Recently my fiancé, Jonathan, and I went on a double date with his mother, Charlene, and her fiancé, Maurice. It was Jazz Night at Colucci’s, an old-school Italian joint in Northern New Jersey just down the street from Charlene’s apartment (also Jonathan’s childhood home); Charlene had gone to high school with the owner, Joey, who greeted all of us -- even me, whom he’d never set eyes on before -- with a big hug and a smile, and a bellow of “AVVOCAT!” for Jonathan, who is an attorney.
We ordered antipasti and economy-sized glasses of the house white, and the headliner for the evening, a locally renowned jazz guitarist wearing a black fedora emblazoned with his name in sparkling rhinestones, addressed the crowd. He informed the small but attentive audience, seated at a cluster of small tables covered in white cloths, that while his main pursuit was the jazz guitar, he also dabbled in vocals; he plucked out a couple of classic tunes and then launched into what ended up being a fairly exhaustive survey of 20th century American music -- heavy on the Sinatra and Motown, it also included a couple of Bee Gees numbers and a rousing version of “Brick House” (to which Charlene and I shimmied alone on the dance floor).
Because of Jonathan’s previous descriptions of Colucci’s, I’d anticipated an entertaining evening -- and I certainly got it. What I didn’t expect was great food. Although the foil-wrapped butter pats were ice cold (as Jonathan had told me they would be), and the salad laced with pallid wedges of out-of-season tomatoes, my entrée, Pollo Scarpariello, was somewhat of a revelation. Tender morsels of chicken breast and chunks of sweet Italian sausage swam in a simple white wine, mushroom and sundried tomato sauce, reminding me of a dish I used to make regularly when I was just getting into cooking as a serious pursuit. I’d dredge bite-sized pieces of chicken breast in flour and brown them in a big pan, along with slices of sausage. Then, using the browned bits of flour in the pan, I’d make a slightly thickened white wine, shallot and rosemary sauce for the meat, brightening it with lemon juice and a pinch of hot pepper and folding in artichoke hearts right at the very end. Sometimes I used green olives instead of artichokes, and sometimes the sausage didn't make it into the recipe, but the technique of coating the meat in flour before browning it always made for a velvety, rich sauce that cloaked the chicken with its fragrance.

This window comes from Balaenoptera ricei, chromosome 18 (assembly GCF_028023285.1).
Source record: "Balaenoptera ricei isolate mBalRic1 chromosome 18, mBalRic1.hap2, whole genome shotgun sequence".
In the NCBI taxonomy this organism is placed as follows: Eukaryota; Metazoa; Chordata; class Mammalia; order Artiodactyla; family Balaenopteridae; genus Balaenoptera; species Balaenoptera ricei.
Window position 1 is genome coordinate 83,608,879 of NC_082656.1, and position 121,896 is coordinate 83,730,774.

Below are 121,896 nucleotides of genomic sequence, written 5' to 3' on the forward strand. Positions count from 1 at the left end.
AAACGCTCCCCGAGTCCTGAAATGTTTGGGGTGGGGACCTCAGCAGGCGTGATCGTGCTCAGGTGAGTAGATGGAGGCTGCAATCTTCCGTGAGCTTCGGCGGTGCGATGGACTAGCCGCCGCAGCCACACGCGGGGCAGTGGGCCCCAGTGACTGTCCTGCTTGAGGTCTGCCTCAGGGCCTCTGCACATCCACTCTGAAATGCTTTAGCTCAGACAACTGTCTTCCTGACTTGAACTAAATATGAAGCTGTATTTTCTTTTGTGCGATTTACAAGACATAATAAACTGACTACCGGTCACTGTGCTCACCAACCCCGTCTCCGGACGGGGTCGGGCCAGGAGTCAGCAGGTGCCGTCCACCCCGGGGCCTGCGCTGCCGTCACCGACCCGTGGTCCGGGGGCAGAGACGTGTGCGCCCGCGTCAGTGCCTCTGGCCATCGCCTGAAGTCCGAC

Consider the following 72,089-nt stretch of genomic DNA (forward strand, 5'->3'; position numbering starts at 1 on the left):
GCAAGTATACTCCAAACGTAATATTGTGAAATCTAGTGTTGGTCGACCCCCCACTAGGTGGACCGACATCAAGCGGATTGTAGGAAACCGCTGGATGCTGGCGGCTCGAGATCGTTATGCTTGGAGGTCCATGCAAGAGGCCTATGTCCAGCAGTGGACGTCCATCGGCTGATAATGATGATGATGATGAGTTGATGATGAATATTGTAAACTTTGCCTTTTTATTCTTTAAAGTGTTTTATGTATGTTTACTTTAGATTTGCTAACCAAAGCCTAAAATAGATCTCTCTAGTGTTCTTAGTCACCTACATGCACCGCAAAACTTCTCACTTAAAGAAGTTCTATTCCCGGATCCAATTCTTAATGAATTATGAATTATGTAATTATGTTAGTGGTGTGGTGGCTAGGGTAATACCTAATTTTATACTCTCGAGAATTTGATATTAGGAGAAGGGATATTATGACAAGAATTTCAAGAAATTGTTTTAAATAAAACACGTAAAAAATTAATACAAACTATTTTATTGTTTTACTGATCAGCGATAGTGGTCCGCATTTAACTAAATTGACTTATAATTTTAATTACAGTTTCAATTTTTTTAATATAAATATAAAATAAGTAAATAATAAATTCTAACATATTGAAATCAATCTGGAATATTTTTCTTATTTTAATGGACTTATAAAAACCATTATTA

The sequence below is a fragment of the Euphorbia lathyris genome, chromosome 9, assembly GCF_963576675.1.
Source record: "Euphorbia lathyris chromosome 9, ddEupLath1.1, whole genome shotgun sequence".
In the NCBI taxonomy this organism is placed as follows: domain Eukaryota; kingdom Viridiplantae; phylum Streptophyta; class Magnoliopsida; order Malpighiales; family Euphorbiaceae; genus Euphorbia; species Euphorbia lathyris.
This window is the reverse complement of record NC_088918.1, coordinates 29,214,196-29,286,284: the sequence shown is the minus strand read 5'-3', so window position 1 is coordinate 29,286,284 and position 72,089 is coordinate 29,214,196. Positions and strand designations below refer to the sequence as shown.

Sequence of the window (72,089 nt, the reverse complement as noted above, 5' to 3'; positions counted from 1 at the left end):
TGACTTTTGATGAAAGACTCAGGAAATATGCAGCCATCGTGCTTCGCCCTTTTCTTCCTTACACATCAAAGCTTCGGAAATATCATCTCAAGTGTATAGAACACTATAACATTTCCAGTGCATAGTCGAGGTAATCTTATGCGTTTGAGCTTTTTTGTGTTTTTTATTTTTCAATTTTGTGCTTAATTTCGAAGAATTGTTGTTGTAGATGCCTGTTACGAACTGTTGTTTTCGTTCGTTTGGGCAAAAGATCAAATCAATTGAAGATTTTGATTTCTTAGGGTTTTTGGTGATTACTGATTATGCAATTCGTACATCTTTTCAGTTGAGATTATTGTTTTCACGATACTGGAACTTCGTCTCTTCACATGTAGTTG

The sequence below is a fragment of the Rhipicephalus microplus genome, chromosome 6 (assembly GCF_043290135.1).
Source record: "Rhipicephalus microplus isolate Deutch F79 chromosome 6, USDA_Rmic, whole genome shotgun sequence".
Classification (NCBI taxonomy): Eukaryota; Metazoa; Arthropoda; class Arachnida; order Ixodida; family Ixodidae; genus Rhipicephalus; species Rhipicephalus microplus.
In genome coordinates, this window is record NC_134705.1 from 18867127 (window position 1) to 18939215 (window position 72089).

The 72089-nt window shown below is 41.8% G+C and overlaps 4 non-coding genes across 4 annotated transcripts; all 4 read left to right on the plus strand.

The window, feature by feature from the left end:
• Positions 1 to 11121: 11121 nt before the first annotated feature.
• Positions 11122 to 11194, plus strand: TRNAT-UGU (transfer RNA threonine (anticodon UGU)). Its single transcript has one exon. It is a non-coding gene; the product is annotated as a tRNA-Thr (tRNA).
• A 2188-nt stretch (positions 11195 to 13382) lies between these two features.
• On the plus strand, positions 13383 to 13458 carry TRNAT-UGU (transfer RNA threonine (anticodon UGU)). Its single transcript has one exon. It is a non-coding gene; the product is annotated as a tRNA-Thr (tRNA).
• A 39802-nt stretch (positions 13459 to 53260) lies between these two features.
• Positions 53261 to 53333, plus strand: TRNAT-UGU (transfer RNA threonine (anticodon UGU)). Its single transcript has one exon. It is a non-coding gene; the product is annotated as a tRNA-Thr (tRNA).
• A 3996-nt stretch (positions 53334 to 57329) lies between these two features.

Below is an updated version of the recipe, using bone-in chicken thighs, which I prefer these days. Feel free to use small pieces of white meat if you'd like -- just make sure to brown them quickly and reduce the sauce before adding the chicken back to the pan for just a few minutes at the very end.
Chicken with Sausage, White Wine and Artichokes
Serves 6 to 8
1. In a large sauté pan, cook the sausages in 1 tablespoon of the olive oil over medium heat until brown on all sides, 10 to 15 minutes. Turn off the heat, transfer the sausages to a cutting board and let them rest for 5 minutes. Cut the sausages into diagonal slices about 1/3 of an inch thick. Turn the heat back up to medium and brown the sausage slices well on both sides, about 3 minutes per side. Remove with a slotted spoon and set aside.
2. Put the flour in a shallow bowl and season it with salt and pepper. Sprinkle the chicken thighs liberally with salt, dredge them in the flour and dust off any excess. Add another tablespoon of olive oil to the pan, and then the chicken pieces, skin side down. Do not crowd the chicken – you may need to do this in two batches. Turn the heat up to medium-high, but keep an eye on things to make sure nothing burns. Brown the chicken on both sides, about 8 minutes total, remove and set aside.
3. Pour off all but about 2 tablespoons of the fat in the pan and set back on the stove over low heat. Add the shallots and cook for a minute, stirring frequently. Add the garlic cloves and continue to cook, stirring occasionally, until the shallots and garlic start to turn golden, another 2 to 3 minutes. Add the red pepper flakes if using and cook for another minute.
4. Add the white wine and the rosemary sprig and cook until the wine is reduced by half, scraping up all the nice brown bits on the bottom of the pan. Add the chicken stock and the chicken pieces, skin side up. Bring the liquid to a boil, then lower the heat so it’s just simmering and cook uncovered, turning the chicken pieces once, until the meat is cooked through and the sauce has thickened, 15 to 20 minutes.
5. Remove the rosemary sprig and discard, then add the sausage and the artichoke hearts to the pan, stirring gently to immerse in the sauce. Taste for seasoning and add more salt if necessary. Simmer for a few minutes more to warm the sausage and artichokes, then squeeze the lemon over everything and give it one more stir. Serve immediately with roasted potatoes or a simple risotto.
A New Way to Dinner, co-authored by Food52's founders Amanda Hesser and Merrill Stubbs, is an indispensable playbook for stress-free meal-planning (hint: cook foundational dishes on the weekend and mix and match ‘em through the week).Order now